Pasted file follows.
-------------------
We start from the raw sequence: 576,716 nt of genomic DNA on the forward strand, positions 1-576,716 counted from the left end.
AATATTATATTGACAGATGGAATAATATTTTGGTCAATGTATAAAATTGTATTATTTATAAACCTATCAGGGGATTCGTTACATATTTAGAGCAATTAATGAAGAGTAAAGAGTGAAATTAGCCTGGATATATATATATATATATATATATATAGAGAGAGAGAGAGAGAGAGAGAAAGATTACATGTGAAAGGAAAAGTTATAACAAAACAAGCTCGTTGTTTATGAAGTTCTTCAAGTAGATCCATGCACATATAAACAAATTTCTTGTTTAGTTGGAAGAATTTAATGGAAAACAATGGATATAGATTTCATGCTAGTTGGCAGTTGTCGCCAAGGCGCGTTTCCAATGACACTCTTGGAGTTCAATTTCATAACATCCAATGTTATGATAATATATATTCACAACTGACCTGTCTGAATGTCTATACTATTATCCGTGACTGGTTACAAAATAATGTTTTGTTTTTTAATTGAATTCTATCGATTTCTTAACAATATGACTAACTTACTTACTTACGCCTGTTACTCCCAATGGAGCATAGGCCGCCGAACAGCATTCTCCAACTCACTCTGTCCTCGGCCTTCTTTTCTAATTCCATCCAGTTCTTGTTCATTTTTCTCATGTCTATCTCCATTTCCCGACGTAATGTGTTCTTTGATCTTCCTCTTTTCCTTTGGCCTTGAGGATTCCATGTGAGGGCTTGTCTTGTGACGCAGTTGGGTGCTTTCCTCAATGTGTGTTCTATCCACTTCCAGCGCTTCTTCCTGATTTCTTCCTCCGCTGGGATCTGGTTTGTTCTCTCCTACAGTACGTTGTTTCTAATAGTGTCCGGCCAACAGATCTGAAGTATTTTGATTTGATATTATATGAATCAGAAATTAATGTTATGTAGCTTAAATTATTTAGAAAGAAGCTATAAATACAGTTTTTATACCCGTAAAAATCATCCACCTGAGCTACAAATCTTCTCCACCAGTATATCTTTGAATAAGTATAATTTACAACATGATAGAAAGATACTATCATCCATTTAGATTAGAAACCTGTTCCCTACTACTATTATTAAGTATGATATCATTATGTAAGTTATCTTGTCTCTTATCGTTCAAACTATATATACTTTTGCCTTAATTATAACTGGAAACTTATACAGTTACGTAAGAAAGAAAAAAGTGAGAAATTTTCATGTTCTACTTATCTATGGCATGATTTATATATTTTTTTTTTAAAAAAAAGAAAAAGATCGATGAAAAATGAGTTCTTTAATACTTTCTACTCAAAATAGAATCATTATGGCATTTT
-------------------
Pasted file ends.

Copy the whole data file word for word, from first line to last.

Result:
We start from the raw sequence: 576,716 nt of genomic DNA on the forward strand, positions 1-576,716 counted from the left end.
AATATTATATTGACAGATGGAATAATATTTTGGTCAATGTATAAAATTGTATTATTTATAAACCTATCAGGGGATTCGTTACATATTTAGAGCAATTAATGAAGAGTAAAGAGTGAAATTAGCCTGGATATATATATATATATATATATATATAGAGAGAGAGAGAGAGAGAGAGAAAGATTACATGTGAAAGGAAAAGTTATAACAAAACAAGCTCGTTGTTTATGAAGTTCTTCAAGTAGATCCATGCACATATAAACAAATTTCTTGTTTAGTTGGAAGAATTTAATGGAAAACAATGGATATAGATTTCATGCTAGTTGGCAGTTGTCGCCAAGGCGCGTTTCCAATGACACTCTTGGAGTTCAATTTCATAACATCCAATGTTATGATAATATATATTCACAACTGACCTGTCTGAATGTCTATACTATTATCCGTGACTGGTTACAAAATAATGTTTTGTTTTTTAATTGAATTCTATCGATTTCTTAACAATATGACTAACTTACTTACTTACGCCTGTTACTCCCAATGGAGCATAGGCCGCCGAACAGCATTCTCCAACTCACTCTGTCCTCGGCCTTCTTTTCTAATTCCATCCAGTTCTTGTTCATTTTTCTCATGTCTATCTCCATTTCCCGACGTAATGTGTTCTTTGATCTTCCTCTTTTCCTTTGGCCTTGAGGATTCCATGTGAGGGCTTGTCTTGTGACGCAGTTGGGTGCTTTCCTCAATGTGTGTTCTATCCACTTCCAGCGCTTCTTCCTGATTTCTTCCTCCGCTGGGATCTGGTTTGTTCTCTCCTACAGTACGTTGTTTCTAATAGTGTCCGGCCAACAGATCTGAAGTATTTTGATTTGATATTATATGAATCAGAAATTAATGTTATGTAGCTTAAATTATTTAGAAAGAAGCTATAAATACAGTTTTTATACCCGTAAAAATCATCCACCTGAGCTACAAATCTTCTCCACCAGTATATCTTTGAATAAGTATAATTTACAACATGATAGAAAGATACTATCATCCATTTAGATTAGAAACCTGTTCCCTACTACTATTATTAAGTATGATATCATTATGTAAGTTATCTTGTCTCTTATCGTTCAAACTATATATACTTTTGCCTTAATTATAACTGGAAACTTATACAGTTACGTAAGAAAGAAAAAAGTGAGAAATTTTCATGTTCTACTTATCTATGGCATGATTTATATATTTTTTTTTTAAAAAAAAGAAAAAGATCGATGAAAAATGAGTTCTTTAATACTTTCTACTCAAAATAGAATCATTATGGCATTTT